Category Archives: Project Update

Quicksearch Initial Testing Results

On September 9th, the Quicksearch Implementation team sucessfully hosted our first testing session.

Overall reception of the interface was good!

The primary goal of the testing session was to test searching and faceting in Quicksearch. Participating were 3 Public Services staff, 2 Rare book catalogers, 2 language specialists, 2 staff from Enterprise Systems, and 6 members of the Discovery Metadata group. We asked testers to evaluate the Quicksearch test interface using the Quicksearch Test Script as a guide, in addition to their favorite searches.

Results from our test clearly showed that Keyword searches in Quicksearch work much better than Keyword searches in Orbis. Relevant results are more likely to rise the top of the result list, and results in a result set are more likely to be relevant. This is good news moving forward as we begin now to focus on fine-tuning metadata display issues and on developing Patron Services like Booksmarks, Requesting, etc.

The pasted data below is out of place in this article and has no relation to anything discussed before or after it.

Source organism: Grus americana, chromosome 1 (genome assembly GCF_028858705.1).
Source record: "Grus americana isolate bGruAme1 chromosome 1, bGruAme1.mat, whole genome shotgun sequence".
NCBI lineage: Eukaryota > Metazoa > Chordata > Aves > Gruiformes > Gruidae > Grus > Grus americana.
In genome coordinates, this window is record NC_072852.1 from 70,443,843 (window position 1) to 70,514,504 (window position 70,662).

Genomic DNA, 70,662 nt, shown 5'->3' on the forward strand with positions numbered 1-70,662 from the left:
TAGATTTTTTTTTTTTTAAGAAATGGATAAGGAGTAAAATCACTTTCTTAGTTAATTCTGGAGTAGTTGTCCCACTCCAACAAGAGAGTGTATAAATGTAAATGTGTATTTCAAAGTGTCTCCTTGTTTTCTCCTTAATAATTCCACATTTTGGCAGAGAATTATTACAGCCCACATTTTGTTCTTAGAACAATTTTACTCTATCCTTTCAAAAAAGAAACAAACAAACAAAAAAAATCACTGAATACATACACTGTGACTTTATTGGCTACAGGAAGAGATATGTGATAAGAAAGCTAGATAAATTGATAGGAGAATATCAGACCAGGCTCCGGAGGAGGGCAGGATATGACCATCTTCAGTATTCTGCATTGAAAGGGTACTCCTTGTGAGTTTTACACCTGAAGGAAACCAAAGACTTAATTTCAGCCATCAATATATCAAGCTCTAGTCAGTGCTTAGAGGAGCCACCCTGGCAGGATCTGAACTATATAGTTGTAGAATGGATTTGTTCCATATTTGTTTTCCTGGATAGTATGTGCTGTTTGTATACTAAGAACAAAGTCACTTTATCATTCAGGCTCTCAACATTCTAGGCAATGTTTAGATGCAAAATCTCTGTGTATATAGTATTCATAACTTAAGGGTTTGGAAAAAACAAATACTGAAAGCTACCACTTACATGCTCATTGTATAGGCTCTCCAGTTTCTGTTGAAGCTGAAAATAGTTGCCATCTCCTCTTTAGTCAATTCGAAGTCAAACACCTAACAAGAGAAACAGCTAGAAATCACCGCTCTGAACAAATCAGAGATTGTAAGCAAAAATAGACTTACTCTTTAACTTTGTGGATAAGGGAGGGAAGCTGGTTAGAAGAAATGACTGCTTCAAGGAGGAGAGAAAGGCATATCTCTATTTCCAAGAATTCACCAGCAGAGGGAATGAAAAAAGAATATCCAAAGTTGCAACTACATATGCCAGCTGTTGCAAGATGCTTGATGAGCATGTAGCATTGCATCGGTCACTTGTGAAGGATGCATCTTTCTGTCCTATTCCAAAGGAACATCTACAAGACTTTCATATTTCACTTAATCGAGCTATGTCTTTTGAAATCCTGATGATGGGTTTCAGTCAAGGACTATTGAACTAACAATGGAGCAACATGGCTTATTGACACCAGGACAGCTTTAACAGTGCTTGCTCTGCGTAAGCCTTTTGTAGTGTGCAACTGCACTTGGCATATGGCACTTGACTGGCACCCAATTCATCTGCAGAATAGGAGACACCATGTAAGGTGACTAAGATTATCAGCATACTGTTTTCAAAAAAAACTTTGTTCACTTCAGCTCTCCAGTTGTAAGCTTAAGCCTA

The testing session also revealed a number of bugs, from minor display problems to two major software bugs, for which we sincerely thank the testers! In addition, they requested some interesting new features, like the incorporation of the BMEC (Bass Media Equipment Catalog) in Quicksearch. Their careful testing has been invaluable in helping us identify and prioritize the issues we need to work on next.

After testing, the Discovery Metadata group engaged in an intensive 3-day sprint to go through the 65 responses, categorize them, and make recommendations for the metadata-related issues. (What is a Sprint? A sprint, or scrum, is a concept adapted from the software development world. The team identifies a list of goals, and meets for designated period of time to work on that goal. The team works on that goal and that goal only during the period of the sprint, and meets daily to report on progress and make plans for the next day’s work). The results of the testing and the three-day metadata sprint that followed are summarized in two publicly-available spreadsheets, Reported Issues, and Requested Features.